Shortlist symbol Add to shortlist button.

Silloth


Silloth is a pretty, unpsoilt English seaside town in the North West of the county. It has a wonderful, extensive town green right in the centre, with children's water play area and a great selection of independent shops. The long promenade provides a good walk with views of the majestic Solway Firth and across the water to Scotland.

Silloth borders the Solway Coast Area of Outstanding Natural Beauty and the town has an AONB Discovery Centre, which is a great way to find out about the seabirds, wild flowers, special landscapes and heritage of the area. The natural indentation of the Solway Firth also influenced the building of Hadrian’s Wall in AD 122.

The flatness of the landscape means this is a good place ro cycle and there are a good number of quiet roads toenable trouble free cycling. The National route 72 - Hadrian's Cycvleway passes through the town and you can obtain a free pack of cycle routes from the Discovery Centre.

There is a good selection of accommodation in Silloth from hotels to the highly rated Stanwix Holiday Park. For entertainment, the town has an extensive festival and events programme which includes it's famous beer festival and vintage rally.

Book Your Stay

 
Crookhurst Farm

Crookhurst Farm & Cottages

Self-catering with 3 units, £450-£1500 pupw sleeps 1-12

Stanwix Park Holiday Centre

Stanwix Park Holiday Centre

Holiday, Touring & Camping Park with 127 pitches, £22 ptpn

Stanwix Park Holiday Centre

Stanwix Park Holiday Centre

Holiday, Touring & Camping Park (SC) with 103 units, £576 pupw sleeps 4-6

Things to do

What's on

loading...
 December 2018>
MonTueWedThuFriSatSun
MonTueWedThuFriSatSun
12
3456789
10111213141516
17181920212223
24252627282930
31
loading...
There are a variety of events taking place in Silloth and the surrounding areas over the year. Why dont you check out the calendar and see what's on while you're here?

For events happening around the county, click below for our What's On page.
 

Browse All Events

Surrounding Areas

Solway Coast AONB
Allonby
Bowness-on-Solway

Culture and Heritage

Silloth sign post
Silloth Town Centre
Silloth Promenade
At its height, the Roman Empire stretched from Africa to the Scottish borders, with the northern frontier demarcated by the building of Hadrian's Wall between Tynemouth and the Solway. The large fort of Maia at Bowness-on-Solway was at the westernmost end of the Wall, guarding the crossings over the Solway, with a series of forts and milefortlets every Roman mile down the coast to Ravenglass. Hardly anything remains of the Wall or its supporting forts in the Solway area as much of the stone was re-used in later buildings. Since the Roman invasion the area has witnessed the ebb and flow of new settlers and influences, all of which have left their mark on the landscape. Norman influence came primarily with the building of Holm Cultram Abbey and a number of churches and castles at Beaumont and Burgh-by-Sands, both now demolished. The Abbey owned extensive lands and property around the Solway and had a port at Skinburness from which they exported wool.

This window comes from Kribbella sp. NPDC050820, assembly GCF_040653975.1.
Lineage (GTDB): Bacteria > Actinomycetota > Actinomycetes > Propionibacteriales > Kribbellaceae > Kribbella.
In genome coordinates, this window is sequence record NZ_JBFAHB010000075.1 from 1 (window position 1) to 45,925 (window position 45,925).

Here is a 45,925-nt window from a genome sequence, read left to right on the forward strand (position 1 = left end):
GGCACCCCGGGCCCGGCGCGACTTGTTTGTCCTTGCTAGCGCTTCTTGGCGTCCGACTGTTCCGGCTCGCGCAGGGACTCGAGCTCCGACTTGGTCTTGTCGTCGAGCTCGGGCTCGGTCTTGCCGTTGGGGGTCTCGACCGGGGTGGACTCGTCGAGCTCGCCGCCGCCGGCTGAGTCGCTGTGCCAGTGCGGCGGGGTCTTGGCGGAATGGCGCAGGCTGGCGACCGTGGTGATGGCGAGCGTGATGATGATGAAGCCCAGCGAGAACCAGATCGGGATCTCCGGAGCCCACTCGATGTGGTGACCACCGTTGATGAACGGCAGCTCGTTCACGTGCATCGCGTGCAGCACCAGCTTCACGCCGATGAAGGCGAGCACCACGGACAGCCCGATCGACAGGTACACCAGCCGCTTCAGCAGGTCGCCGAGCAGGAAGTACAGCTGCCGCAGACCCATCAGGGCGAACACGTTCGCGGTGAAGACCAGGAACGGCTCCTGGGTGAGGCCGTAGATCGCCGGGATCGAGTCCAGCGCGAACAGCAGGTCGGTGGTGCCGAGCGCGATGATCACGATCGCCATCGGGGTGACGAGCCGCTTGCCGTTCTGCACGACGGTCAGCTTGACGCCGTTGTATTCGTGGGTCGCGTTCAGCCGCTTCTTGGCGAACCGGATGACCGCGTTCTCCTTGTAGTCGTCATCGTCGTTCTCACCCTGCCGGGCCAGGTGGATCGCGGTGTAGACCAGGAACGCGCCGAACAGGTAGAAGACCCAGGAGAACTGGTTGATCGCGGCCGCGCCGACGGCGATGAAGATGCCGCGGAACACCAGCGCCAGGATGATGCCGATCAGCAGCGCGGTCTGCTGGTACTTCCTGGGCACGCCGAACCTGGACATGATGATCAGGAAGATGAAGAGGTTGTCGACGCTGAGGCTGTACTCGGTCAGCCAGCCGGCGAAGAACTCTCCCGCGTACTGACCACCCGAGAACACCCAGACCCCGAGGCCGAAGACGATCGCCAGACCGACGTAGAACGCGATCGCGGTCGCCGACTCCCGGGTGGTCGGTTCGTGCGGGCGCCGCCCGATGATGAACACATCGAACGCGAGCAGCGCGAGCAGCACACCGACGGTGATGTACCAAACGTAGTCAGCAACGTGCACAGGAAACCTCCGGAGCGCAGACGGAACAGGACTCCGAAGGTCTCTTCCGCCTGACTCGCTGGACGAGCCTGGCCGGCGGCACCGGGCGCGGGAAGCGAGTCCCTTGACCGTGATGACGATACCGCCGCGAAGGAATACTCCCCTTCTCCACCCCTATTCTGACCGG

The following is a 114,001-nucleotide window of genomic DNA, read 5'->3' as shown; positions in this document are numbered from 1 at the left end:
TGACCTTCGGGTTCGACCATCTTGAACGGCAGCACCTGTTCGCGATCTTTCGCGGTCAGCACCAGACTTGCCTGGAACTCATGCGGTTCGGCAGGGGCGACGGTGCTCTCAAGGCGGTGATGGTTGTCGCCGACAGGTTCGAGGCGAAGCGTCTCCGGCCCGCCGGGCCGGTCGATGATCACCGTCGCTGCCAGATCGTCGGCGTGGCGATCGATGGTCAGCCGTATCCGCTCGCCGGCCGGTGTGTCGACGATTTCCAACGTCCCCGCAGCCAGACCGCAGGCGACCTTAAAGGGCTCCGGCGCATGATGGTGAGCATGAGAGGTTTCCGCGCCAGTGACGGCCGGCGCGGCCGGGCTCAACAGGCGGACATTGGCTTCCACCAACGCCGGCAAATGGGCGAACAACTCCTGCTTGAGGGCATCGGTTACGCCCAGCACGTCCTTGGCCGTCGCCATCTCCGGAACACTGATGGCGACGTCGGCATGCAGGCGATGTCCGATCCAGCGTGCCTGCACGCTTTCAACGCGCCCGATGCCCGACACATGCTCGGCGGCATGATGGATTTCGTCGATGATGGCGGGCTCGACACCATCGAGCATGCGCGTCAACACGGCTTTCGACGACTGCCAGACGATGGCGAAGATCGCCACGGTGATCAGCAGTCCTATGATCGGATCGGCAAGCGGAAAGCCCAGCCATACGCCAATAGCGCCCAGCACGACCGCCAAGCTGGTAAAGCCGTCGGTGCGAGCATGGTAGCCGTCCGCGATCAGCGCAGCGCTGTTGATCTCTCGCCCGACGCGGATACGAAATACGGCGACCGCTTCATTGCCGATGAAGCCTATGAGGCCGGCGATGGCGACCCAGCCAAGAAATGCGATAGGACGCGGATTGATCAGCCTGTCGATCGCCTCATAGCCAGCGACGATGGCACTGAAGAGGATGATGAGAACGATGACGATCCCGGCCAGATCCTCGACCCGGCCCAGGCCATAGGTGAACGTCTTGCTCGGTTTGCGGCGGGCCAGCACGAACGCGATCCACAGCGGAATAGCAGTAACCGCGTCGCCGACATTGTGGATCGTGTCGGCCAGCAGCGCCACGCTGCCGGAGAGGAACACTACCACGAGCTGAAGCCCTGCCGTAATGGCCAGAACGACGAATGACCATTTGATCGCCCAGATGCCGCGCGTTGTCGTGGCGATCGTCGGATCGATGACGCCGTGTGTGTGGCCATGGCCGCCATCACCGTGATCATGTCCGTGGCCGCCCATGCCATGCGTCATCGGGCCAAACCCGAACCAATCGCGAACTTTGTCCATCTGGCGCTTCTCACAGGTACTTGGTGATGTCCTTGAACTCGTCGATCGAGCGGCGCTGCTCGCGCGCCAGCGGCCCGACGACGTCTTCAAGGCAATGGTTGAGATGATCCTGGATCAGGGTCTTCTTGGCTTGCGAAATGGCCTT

Edward I based his naval vessels at Skinburness to supply troops and provisions prior to his assault on Scotland. Edward's attempts to claim supremacy over Scotland resulted in a series of uprisings throughout the border lands. This lawlessness continued up to the 17th century in the shape of reiving - the stealing of livestock and goods practised by raiding parties from both England and Scotland. During this time, several fortified buildings were erected to defend inhabitants against Scottish raids. Sometimes churches were built with defensive towers (as at Burgh-by-Sands and Newton Arlosh) to provide a place of refuge; elsewhere pele towers and fortified houses, such as at Drumburgh Castle were erected. Smuggling was rife along the Solway coast, with goods such as spirits, tobacco and fine textiles regularly smuggled in from Scotland, Ireland and the Isle of Man. Wool, by contrast, was smuggled out of the county. Transport was the key to the area's fortunes and decline. The need to link Carlisle with the sea prompted the building of a canal in 1823 from Port Carlisle to the city. By 1854 the canal had been filled in and a railway built in its place, which extended westwards to a new port and docks at Silloth. This was the heyday of prosperity for Silloth. Today, Silloth retains an air of Victorian leisure and is a popular destination for its mild climate, recreational facilities and spectacular sunsets.
Silloth Sea Front

Like what you see? Follow us